It’s going to be very hot in Baltimore this week. Here are 5 things you should know about heat exhaustion.

It’s going to be a scorcher in Baltimore this week, with the heat index forecast to surpass 100 degrees and the Baltimore Health Department declaring a Code Red heat emergency.

Health risks are possible for even the most warm-blooded among us. Dr. Trevor Lewis, an emergency room physician at Cook County Health, said that the sticky-hot weather is apt to cause heat exhaustion. Symptoms include excessive thirst, nausea, vomiting, dizziness, headaches, fatigue and a cold or clammy feeling even though you’re sweating.


“When you have rising heat combined with high humidity, it’s hard for the body to dissipate heat. Normally we do that through evaporation,” Lewis said. Because the heat interferes with the body’s normal mechanisms, public awareness is key. Luckily, heat exhaustion is preventable so long as individuals take precautionary measures. Lewis shared tips on beating the heat, lest it beat you.

1. Stay on top of hydration. Often, Lewis said, individuals forget to hydrate frequently throughout the day. “Don’t wait until it’s too late or you get behind,” Lewis said. If you begin to become dehydrated, it’s significantly more difficult to catch up (no matter how much you chug).

2. Wear light colors and sunscreen if you need to be outside. Dark colors absorb heat, while light colors are reflective. Lewis recommended keeping excess heat away from your body; a white T-shirt might not single-handedly prevent heat exhaustion, but it can’t hurt.

3. Don’t sit in the heat if you happen to be indoors. Home air conditioning is optimal, Lewis said, but fans can also help evaporate some of the pesky heat. And individuals can take this as an opportunity to treat themselves: “You can always take a cold shower or bath, which will help at times,” Lewis said.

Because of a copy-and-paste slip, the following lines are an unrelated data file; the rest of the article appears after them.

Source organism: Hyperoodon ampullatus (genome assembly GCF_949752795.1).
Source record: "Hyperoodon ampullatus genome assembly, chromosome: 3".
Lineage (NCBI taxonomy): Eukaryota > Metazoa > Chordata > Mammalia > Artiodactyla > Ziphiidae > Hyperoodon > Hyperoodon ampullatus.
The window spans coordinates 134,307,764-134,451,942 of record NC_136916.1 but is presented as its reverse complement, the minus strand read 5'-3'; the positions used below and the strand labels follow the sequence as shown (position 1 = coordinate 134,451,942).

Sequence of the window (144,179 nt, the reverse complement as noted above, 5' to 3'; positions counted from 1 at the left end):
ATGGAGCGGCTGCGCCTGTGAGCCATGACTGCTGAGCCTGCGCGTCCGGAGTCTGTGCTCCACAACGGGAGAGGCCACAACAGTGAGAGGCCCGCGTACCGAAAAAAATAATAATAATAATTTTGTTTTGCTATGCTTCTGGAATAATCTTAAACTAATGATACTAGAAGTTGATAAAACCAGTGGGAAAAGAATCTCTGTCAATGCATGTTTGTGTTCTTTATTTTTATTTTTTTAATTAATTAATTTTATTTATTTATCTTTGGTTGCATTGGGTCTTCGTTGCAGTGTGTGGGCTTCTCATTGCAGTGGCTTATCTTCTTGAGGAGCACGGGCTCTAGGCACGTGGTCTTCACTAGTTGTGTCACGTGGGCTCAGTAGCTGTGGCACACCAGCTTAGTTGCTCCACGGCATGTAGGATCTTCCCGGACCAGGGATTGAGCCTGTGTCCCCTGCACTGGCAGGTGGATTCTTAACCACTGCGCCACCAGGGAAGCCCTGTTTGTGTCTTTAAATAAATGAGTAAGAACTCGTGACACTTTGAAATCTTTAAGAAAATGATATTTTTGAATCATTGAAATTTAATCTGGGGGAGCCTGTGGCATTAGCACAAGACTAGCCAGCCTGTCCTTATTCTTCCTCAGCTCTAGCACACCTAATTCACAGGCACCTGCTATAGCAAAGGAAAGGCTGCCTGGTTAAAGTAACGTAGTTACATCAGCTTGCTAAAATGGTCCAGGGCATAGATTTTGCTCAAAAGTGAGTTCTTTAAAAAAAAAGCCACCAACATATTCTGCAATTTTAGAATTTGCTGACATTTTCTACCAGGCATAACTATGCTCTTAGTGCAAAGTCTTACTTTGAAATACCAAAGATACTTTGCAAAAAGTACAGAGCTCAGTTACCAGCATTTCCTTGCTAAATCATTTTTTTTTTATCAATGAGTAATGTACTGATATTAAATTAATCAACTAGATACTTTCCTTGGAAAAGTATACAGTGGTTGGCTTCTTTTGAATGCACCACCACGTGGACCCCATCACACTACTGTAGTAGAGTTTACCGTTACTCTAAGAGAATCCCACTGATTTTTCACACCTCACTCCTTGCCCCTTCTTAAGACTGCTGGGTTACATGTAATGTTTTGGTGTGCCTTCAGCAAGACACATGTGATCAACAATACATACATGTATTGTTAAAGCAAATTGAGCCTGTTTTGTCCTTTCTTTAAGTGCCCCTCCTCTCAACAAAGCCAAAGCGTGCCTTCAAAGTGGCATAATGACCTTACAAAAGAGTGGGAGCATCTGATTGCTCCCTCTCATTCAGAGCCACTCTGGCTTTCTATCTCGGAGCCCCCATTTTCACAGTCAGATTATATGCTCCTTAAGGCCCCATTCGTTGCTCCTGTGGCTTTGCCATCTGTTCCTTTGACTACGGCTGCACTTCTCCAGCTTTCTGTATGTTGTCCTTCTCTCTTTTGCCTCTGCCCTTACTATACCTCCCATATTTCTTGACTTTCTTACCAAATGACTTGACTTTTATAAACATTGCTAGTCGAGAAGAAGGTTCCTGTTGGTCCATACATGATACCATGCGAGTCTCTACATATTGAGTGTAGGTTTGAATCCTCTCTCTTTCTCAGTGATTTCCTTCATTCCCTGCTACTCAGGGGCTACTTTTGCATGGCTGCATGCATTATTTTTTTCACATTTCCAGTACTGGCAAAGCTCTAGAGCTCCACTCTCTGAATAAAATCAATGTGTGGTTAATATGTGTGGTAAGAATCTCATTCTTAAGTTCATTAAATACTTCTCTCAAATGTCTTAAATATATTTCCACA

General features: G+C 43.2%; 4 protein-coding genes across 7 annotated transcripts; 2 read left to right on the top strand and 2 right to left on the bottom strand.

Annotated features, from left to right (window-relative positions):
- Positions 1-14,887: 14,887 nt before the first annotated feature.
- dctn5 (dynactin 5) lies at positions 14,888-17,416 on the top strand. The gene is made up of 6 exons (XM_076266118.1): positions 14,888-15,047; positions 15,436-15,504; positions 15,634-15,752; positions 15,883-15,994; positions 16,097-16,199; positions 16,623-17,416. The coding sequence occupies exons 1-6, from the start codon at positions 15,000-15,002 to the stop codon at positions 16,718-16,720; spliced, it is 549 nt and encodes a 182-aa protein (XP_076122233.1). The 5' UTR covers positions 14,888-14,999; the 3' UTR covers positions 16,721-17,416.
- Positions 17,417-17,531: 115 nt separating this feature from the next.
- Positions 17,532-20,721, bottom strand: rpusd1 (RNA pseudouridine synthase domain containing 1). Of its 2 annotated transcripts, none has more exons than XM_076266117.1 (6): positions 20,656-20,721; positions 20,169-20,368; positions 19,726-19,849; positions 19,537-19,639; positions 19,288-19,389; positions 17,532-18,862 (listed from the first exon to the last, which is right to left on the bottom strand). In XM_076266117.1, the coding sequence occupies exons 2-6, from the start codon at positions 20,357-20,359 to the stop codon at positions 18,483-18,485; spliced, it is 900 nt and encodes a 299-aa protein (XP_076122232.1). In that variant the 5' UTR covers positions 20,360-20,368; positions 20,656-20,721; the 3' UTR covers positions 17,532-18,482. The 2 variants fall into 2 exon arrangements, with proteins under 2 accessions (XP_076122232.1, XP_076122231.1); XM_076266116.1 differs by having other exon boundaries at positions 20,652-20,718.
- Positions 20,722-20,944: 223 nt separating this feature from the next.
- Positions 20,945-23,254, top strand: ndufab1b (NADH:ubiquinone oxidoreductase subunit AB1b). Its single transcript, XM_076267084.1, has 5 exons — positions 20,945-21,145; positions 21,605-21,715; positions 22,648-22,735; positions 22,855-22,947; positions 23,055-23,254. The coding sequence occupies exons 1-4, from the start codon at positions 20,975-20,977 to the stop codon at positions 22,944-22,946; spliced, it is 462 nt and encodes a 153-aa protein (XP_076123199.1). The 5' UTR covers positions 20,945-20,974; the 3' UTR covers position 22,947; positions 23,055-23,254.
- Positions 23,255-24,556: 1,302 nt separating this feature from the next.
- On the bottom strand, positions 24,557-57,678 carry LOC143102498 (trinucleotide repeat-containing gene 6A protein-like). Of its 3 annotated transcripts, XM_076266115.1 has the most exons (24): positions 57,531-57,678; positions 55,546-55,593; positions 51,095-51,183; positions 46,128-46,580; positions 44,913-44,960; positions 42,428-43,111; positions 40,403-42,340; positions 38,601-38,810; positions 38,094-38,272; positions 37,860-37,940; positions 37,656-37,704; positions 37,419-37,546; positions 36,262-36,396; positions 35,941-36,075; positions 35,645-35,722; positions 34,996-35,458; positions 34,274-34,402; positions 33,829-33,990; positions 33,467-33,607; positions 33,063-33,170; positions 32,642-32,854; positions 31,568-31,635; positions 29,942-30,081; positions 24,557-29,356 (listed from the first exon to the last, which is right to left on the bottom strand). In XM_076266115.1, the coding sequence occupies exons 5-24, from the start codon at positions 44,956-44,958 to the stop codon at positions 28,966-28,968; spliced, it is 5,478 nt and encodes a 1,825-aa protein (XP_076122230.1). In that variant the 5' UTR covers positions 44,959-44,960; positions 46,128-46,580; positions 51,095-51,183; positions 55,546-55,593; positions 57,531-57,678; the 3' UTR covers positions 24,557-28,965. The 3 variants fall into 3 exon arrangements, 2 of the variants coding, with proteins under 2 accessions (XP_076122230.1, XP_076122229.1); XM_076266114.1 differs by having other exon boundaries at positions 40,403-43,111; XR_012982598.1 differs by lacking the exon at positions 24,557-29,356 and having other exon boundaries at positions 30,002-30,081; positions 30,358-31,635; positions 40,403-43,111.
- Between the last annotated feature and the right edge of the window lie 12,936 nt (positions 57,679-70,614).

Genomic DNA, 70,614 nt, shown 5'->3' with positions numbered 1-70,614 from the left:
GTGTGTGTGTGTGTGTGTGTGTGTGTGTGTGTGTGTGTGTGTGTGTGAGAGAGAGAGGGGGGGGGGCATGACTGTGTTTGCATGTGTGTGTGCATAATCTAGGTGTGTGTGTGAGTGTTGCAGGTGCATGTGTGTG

4. Go where the AC leads you. In light of the midtown blackout in New York City, individuals are likely concerned about what happens if their home were to lose power during a heat wave. Baltimore is opening cooling centers from 8:30 a.m. to 4:30 p.m. Tuesday through Friday and 11 a.m. to 7 p.m. over the weekend at:

  • Northern Community Action Partnership Center, 5225 York Road;
  • Southern Community Action Partnership Center, 606 Cherry Hill Road (closed Sunday);
  • Northwest Community Action Partnership Center, 3939 Reisterstown Road;
  • Southeast Community Action Partnership Center, 3411 Bank St.; and,
  • Eastern Community Action Partnership Center, 1731 E. Chase St.

Other locations serving as cooling centers from 9 a.m. to 7 p.m. Tuesday through Friday:

  • Waxter Center for Senior Citizens, 1000 Cathedral St.;
  • Oliver Senior Center, 1700 Gay St.;
  • Sandtown-Winchester Senior Center, 1601 N. Baker St.;
  • Hatton Senior Center, 2825 Fait Ave.;
  • John Booth/Hooper Senior Center, 2601 E. Baltimore St.;
  • Zeta Center, 4501 Reisterstown Road; and,
  • Harford Center, 4920 Harford Road

5. Keep an eye on those around you. Elderly residents be particularly affected by the heat, and might not be able to take preventative measures by themselves. “It’s important for people to check on relatives and neighbors to make sure they have mechanisms for cooling, whether it’s just letting them know they need to drink a little more or making sure a fan is set up in their house,” Lewis said. “If they have air conditioning, make sure the air conditioning is on.”

If an individual does start to notice symptoms of heat exhaustion, time is of the essence, as it can lead to heat stroke, which can be life-threatening.

“You need to find a cooler location and make sure that you hydrate yourself,” Lewis said. Until the week is over, hunker down — the heat is on its way.

Baltimore Sun reporter Scott Dance contributed to this article.